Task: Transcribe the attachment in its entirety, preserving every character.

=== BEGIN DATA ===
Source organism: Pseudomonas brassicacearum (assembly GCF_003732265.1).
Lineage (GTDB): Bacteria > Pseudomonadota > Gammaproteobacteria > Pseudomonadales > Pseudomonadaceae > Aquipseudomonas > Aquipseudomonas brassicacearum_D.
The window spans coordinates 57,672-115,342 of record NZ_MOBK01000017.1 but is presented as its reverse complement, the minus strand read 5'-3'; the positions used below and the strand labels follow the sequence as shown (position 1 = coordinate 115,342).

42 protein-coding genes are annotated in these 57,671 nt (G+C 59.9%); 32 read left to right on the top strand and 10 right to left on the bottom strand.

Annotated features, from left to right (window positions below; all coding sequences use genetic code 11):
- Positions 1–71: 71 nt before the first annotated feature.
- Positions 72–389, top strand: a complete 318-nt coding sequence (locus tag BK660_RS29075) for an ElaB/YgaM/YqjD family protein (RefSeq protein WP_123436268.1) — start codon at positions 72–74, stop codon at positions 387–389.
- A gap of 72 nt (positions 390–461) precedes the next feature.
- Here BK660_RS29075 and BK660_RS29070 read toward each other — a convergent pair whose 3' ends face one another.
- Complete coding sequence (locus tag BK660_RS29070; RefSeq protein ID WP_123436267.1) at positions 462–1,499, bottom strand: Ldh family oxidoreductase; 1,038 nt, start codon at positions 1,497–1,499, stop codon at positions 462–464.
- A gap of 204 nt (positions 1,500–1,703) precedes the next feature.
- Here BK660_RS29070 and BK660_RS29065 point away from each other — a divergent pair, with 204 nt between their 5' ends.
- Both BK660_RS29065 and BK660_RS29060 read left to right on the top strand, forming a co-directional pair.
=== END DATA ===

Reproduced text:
Source organism: Pseudomonas brassicacearum (assembly GCF_003732265.1).
Lineage (GTDB): Bacteria > Pseudomonadota > Gammaproteobacteria > Pseudomonadales > Pseudomonadaceae > Aquipseudomonas > Aquipseudomonas brassicacearum_D.
The window spans coordinates 57,672-115,342 of record NZ_MOBK01000017.1 but is presented as its reverse complement, the minus strand read 5'-3'; the positions used below and the strand labels follow the sequence as shown (position 1 = coordinate 115,342).

42 protein-coding genes are annotated in these 57,671 nt (G+C 59.9%); 32 read left to right on the top strand and 10 right to left on the bottom strand.

Annotated features, from left to right (window positions below; all coding sequences use genetic code 11):
- Positions 1–71: 71 nt before the first annotated feature.
- Positions 72–389, top strand: a complete 318-nt coding sequence (locus tag BK660_RS29075) for an ElaB/YgaM/YqjD family protein (RefSeq protein WP_123436268.1) — start codon at positions 72–74, stop codon at positions 387–389.
- A gap of 72 nt (positions 390–461) precedes the next feature.
- Here BK660_RS29075 and BK660_RS29070 read toward each other — a convergent pair whose 3' ends face one another.
- Complete coding sequence (locus tag BK660_RS29070; RefSeq protein ID WP_123436267.1) at positions 462–1,499, bottom strand: Ldh family oxidoreductase; 1,038 nt, start codon at positions 1,497–1,499, stop codon at positions 462–464.
- A gap of 204 nt (positions 1,500–1,703) precedes the next feature.
- Here BK660_RS29070 and BK660_RS29065 point away from each other — a divergent pair, with 204 nt between their 5' ends.
- Both BK660_RS29065 and BK660_RS29060 read left to right on the top strand, forming a co-directional pair.